All across the country, teenagers look forward to summer break and a respite from the daily grind of school, homework and extracurricular activities. While it's tempting to hand the keys over to your teenager and enjoy getting a break from playing chauffeur, it's also important to understand the risks.
It is no secret that distracted driving has become a major concern in North Carolina and across the country. According to statistics compiled by the North Carolina Department of Transportation in the years between 2008 and 2013 there have been approximately 50,000 crashes each year in the state caused by distracted driving with approximately 28,000 injuries occurring for the same reason, and at least 140 fatalities has resulted from distracted driving in each of these years. Crashes and injuries are happening in the state three to four times more often due to distracted driving than due to alcohol use.
North Carolina drivers should be aware of a report from the Centers for Disease Control and Prevention which points to distracted driving as the second-highest cause of preventable car accidents in the nation, overshadowed only by impaired or drunk driving. According to the report, about nine people are killed and 1,153 injured on a daily basis in accidents caused by distracted drivers. The report includes texting and cellphone use, eating while driving and even reading behind the wheel.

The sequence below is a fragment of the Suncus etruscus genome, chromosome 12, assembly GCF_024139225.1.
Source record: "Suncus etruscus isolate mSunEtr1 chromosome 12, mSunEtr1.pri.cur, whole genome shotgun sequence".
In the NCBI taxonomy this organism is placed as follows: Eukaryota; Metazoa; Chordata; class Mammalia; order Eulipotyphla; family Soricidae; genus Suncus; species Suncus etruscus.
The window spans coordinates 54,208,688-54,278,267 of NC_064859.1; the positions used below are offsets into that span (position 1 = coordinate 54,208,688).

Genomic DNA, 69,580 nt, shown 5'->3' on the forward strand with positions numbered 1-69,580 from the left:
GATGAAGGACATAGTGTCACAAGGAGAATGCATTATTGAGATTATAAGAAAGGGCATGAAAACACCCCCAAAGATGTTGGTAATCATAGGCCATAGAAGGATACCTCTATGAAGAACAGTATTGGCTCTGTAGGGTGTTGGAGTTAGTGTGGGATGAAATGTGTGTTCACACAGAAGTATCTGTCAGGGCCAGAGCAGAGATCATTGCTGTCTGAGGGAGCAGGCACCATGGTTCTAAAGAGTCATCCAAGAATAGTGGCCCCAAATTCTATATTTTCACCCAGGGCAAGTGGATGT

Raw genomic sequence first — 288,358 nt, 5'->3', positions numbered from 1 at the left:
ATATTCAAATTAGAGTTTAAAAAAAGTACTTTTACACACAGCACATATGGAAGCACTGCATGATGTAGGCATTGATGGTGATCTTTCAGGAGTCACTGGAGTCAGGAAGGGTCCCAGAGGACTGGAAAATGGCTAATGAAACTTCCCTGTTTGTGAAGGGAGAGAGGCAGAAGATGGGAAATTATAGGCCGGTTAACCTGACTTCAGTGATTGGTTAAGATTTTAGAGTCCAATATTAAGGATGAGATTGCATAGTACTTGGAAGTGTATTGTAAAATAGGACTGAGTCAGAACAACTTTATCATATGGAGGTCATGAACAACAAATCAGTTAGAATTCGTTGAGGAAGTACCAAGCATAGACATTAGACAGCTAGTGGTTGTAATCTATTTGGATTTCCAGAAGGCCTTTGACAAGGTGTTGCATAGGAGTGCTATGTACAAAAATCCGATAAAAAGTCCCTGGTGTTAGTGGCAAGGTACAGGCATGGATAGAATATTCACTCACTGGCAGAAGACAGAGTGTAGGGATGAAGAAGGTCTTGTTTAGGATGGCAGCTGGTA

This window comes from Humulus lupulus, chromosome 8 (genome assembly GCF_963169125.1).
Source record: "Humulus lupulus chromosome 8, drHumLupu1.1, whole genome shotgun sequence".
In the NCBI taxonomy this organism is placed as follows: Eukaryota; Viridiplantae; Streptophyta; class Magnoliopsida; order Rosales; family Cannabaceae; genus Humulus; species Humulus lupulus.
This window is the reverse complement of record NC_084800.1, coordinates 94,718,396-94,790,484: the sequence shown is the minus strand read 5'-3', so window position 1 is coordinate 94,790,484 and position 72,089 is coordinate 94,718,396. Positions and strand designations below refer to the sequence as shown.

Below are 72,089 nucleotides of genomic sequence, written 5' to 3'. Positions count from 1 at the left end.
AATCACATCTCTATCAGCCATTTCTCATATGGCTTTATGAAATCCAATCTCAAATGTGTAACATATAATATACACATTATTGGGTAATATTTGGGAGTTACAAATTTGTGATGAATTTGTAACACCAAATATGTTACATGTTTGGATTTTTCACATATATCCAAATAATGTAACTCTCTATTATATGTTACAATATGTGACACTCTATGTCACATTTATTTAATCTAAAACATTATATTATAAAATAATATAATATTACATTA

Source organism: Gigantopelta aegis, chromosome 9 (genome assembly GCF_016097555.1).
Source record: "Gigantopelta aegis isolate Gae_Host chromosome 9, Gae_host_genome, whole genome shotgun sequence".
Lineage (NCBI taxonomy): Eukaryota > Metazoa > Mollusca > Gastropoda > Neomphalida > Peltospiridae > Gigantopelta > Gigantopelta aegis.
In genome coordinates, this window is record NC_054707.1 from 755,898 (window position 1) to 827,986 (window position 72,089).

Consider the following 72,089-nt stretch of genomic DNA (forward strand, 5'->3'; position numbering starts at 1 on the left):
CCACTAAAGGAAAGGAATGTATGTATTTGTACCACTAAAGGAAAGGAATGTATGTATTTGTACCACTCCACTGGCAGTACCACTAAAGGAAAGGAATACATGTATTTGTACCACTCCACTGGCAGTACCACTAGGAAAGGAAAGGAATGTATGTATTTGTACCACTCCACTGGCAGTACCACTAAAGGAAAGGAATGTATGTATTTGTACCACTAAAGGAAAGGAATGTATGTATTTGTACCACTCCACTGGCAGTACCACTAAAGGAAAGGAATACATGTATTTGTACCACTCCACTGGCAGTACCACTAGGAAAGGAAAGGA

The incidents of death and injury resulting from distracted driving have reached substantial levels in the United States. The recent increase in popularity of cellphones and other mobile devices has allegedly been responsible for a marked increase in loss of life and accident injuries. The Federal Communications Commission has created the FCC Distracted Driving Information Clearinghouse for sharing and collecting information for the purpose of advancing technology to help reduce the problem.
According to a public opinion poll, many believe that hands-free technology in vehicles is safer to use while driving than handheld cellphones. However, North Carolina resident may not know that several studies show that this is not the case.
According to a recent study, pedestrians and bicyclists in North Carolina and around the U.S. were getting killed at a 50 percent higher rate than before the use of cellphones and other digital devices became common. From the years 2005 to 2010, fatal accidents involving pedestrians and bicyclists jumped as the amount of potential distraction to driving increased. Some researchers said the growth of such distracted driving was a public health threat. A researcher from University of Nebraska Medical Center said that it may be very difficult to rein in now.
A North Carolina man was pronounced dead this week after distraction from his cell phone caused him to rear end a semi truck, ending in a three-vehicle accident. Though the accident occurred in Wyoming, the story is a sobering reminder to North Carolina drivers about the dangers of distracted driving.